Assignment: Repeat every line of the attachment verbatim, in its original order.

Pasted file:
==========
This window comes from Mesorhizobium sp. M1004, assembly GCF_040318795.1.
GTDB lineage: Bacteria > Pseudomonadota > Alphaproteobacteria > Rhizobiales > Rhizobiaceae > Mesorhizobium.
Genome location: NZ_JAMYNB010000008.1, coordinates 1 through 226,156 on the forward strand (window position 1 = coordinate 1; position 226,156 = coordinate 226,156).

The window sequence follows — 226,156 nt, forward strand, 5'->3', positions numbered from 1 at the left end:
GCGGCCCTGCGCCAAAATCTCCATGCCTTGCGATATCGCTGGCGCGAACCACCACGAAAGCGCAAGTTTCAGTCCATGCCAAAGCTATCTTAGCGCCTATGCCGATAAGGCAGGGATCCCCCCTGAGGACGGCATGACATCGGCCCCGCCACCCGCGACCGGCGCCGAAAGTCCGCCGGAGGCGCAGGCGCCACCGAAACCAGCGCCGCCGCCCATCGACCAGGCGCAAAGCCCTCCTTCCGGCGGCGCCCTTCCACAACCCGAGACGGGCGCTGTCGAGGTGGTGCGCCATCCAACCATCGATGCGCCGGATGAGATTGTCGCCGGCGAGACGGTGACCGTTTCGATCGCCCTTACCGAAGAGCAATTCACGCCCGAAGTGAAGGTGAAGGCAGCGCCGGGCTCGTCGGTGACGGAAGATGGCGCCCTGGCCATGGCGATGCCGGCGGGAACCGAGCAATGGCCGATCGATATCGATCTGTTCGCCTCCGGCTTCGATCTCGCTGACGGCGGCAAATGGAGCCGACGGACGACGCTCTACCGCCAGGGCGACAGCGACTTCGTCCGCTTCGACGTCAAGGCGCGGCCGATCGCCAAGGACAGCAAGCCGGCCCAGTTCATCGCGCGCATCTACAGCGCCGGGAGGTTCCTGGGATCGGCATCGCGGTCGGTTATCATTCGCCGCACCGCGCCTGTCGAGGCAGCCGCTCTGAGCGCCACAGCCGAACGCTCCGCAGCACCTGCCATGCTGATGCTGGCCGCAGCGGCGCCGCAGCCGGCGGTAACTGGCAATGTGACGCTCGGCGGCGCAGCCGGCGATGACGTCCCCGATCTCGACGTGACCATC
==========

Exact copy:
This window comes from Mesorhizobium sp. M1004, assembly GCF_040318795.1.
GTDB lineage: Bacteria > Pseudomonadota > Alphaproteobacteria > Rhizobiales > Rhizobiaceae > Mesorhizobium.
Genome location: NZ_JAMYNB010000008.1, coordinates 1 through 226,156 on the forward strand (window position 1 = coordinate 1; position 226,156 = coordinate 226,156).

The window sequence follows — 226,156 nt, forward strand, 5'->3', positions numbered from 1 at the left end:
GCGGCCCTGCGCCAAAATCTCCATGCCTTGCGATATCGCTGGCGCGAACCACCACGAAAGCGCAAGTTTCAGTCCATGCCAAAGCTATCTTAGCGCCTATGCCGATAAGGCAGGGATCCCCCCTGAGGACGGCATGACATCGGCCCCGCCACCCGCGACCGGCGCCGAAAGTCCGCCGGAGGCGCAGGCGCCACCGAAACCAGCGCCGCCGCCCATCGACCAGGCGCAAAGCCCTCCTTCCGGCGGCGCCCTTCCACAACCCGAGACGGGCGCTGTCGAGGTGGTGCGCCATCCAACCATCGATGCGCCGGATGAGATTGTCGCCGGCGAGACGGTGACCGTTTCGATCGCCCTTACCGAAGAGCAATTCACGCCCGAAGTGAAGGTGAAGGCAGCGCCGGGCTCGTCGGTGACGGAAGATGGCGCCCTGGCCATGGCGATGCCGGCGGGAACCGAGCAATGGCCGATCGATATCGATCTGTTCGCCTCCGGCTTCGATCTCGCTGACGGCGGCAAATGGAGCCGACGGACGACGCTCTACCGCCAGGGCGACAGCGACTTCGTCCGCTTCGACGTCAAGGCGCGGCCGATCGCCAAGGACAGCAAGCCGGCCCAGTTCATCGCGCGCATCTACAGCGCCGGGAGGTTCCTGGGATCGGCATCGCGGTCGGTTATCATTCGCCGCACCGCGCCTGTCGAGGCAGCCGCTCTGAGCGCCACAGCCGAACGCTCCGCAGCACCTGCCATGCTGATGCTGGCCGCAGCGGCGCCGCAGCCGGCGGTAACTGGCAATGTGACGCTCGGCGGCGCAGCCGGCGATGACGTCCCCGATCTCGACGTGACCATC